“The worst-case scenario is we’re down to 15,000 (people). Yes, there’s going to be services that disappear and things like that, but that’s the worst-case scenario and we don’t necessarily have to go there. There’s a lot of things that could change that.”
The Bonavista blueprint
In addition to jobs and opportunities, Parsons believes other factors could also help stabilize and maybe eventually grow the region’s population.
Fostering a sense of community and improving livability, aspects for which Bonavista has been greatly lauded in the past couple of years, are also very important,
Parsons considers Bonavista as a blueprint for what is possible in rural Newfoundland and Labrador. While the town’s population may have gone down in the 2016 census, the amount of new businesses that have started up in the town and the number of children entering school are encouraging, he says.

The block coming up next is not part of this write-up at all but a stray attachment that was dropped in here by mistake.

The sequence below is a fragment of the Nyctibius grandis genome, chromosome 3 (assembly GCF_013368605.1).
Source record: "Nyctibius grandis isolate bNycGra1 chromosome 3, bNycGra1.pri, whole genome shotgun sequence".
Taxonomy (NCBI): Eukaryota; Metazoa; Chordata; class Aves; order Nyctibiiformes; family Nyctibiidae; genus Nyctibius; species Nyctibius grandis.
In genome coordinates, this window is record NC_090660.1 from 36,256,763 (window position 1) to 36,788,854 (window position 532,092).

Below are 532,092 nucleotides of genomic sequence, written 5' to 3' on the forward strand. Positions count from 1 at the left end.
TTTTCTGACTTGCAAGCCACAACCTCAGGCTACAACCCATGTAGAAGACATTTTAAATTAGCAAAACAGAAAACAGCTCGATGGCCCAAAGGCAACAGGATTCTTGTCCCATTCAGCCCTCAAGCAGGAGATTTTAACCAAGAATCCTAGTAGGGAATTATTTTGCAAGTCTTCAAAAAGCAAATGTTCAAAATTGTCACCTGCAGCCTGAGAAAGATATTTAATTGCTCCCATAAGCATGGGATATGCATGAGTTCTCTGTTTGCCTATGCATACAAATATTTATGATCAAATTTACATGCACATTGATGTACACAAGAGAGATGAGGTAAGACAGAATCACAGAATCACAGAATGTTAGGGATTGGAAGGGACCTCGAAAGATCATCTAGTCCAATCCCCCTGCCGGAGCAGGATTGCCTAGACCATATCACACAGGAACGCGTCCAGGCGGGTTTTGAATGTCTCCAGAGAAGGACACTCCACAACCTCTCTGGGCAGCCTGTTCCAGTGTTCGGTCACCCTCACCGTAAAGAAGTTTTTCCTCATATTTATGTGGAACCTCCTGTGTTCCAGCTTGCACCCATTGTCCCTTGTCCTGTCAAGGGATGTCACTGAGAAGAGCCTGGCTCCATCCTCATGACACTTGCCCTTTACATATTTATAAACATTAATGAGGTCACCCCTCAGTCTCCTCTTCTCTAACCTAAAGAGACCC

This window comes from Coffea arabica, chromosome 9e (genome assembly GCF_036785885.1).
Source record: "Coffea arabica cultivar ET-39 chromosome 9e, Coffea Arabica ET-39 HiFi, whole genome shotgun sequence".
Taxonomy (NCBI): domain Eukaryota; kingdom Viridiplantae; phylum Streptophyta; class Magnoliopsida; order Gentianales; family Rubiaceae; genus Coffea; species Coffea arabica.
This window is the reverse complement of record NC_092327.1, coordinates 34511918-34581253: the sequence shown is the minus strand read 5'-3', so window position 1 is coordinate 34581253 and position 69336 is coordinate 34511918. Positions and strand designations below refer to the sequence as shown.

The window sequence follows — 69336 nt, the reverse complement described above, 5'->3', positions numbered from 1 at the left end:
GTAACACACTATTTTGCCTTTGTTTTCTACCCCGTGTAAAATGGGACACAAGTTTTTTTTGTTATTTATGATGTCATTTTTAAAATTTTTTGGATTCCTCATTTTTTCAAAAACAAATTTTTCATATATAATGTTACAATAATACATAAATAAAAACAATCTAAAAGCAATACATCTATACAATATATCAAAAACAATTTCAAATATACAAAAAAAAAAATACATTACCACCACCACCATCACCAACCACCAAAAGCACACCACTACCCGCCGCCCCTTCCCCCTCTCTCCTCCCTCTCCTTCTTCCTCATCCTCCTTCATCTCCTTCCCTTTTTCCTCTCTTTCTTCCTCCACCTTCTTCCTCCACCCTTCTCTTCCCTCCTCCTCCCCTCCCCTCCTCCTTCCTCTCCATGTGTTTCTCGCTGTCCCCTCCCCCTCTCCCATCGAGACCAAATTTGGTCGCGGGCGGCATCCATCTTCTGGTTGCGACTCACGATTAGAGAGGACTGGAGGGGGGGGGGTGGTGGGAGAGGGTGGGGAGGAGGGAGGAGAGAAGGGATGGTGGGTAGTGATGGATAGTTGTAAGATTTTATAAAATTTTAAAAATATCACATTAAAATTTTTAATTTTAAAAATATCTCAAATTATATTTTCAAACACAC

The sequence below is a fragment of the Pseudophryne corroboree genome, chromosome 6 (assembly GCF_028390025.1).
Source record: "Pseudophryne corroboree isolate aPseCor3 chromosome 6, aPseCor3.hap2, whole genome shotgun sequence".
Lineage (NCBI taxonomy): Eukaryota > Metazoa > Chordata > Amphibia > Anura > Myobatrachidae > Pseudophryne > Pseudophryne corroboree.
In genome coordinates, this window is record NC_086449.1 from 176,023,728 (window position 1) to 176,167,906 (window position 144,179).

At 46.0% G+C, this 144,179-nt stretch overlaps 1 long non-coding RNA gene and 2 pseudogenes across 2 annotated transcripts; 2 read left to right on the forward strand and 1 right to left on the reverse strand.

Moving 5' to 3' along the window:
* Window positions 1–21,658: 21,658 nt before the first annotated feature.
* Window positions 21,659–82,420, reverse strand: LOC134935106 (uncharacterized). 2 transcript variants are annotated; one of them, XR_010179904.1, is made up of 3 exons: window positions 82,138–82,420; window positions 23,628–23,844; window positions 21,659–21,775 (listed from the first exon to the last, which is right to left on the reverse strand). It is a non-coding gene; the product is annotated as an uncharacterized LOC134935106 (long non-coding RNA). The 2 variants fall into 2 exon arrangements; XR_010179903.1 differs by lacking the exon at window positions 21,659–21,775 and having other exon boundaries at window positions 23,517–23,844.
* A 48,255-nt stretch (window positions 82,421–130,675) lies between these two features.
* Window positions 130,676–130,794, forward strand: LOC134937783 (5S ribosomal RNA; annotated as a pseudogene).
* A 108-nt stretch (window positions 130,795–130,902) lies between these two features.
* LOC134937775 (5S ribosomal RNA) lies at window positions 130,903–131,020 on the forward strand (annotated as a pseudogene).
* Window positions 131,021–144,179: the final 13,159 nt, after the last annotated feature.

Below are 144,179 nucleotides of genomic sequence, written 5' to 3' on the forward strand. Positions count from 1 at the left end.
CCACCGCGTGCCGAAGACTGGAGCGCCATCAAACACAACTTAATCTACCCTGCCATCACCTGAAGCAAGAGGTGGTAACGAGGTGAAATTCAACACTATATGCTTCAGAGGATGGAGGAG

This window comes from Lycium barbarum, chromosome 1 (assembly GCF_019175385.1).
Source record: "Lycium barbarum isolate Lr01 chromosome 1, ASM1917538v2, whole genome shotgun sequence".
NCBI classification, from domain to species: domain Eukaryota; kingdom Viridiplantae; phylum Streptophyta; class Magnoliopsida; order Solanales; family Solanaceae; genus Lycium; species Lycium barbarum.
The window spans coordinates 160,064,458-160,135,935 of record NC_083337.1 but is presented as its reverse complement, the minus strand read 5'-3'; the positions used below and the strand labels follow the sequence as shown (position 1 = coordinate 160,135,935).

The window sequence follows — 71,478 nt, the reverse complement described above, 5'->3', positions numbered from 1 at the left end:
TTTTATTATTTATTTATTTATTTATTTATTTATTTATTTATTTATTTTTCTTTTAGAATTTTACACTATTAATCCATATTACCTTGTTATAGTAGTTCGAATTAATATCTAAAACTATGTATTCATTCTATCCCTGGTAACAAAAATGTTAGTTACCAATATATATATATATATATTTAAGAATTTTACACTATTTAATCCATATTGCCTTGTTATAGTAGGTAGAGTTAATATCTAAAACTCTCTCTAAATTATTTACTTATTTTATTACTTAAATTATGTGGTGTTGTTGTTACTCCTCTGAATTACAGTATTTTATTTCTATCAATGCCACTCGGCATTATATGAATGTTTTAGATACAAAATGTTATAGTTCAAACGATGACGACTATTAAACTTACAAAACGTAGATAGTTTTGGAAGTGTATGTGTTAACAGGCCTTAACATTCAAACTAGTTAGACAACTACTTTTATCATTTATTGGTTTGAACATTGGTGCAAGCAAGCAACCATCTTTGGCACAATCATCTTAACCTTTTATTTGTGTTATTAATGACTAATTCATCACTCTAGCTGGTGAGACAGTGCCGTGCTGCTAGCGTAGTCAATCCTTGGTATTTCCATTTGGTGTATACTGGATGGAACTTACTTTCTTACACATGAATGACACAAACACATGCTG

“It’s because they’re investing in livability, they’re investing in the small things that as a collective add up,” Parsons said.
“They’re focusing on young families. Instead of one big industry, they’re focusing on attracting people to set up niche businesses that can work in rural Newfoundland.”
Parsons says that can be done in this region, too, but it will require vision and people who see
the value in taking the necessary steps.
Young people might be more inclined to have that mentality, he suggests, but unfortunately, they are not nearly as involved in their communities as they should be.
Parsons, who would like to see more diversity for all leadership groups in the region, whether they be town councils, volunteer groups or other, said young people who plan to still be living and working in a community 25 years down the road would make decisions with that in mind.
“You plant a tree not so you can enjoy the shade, it’s so your kids and grandkids can. That’s the mentality I think we have to have.”
Advanced Education, Skills and Labour Minister Al Hawkins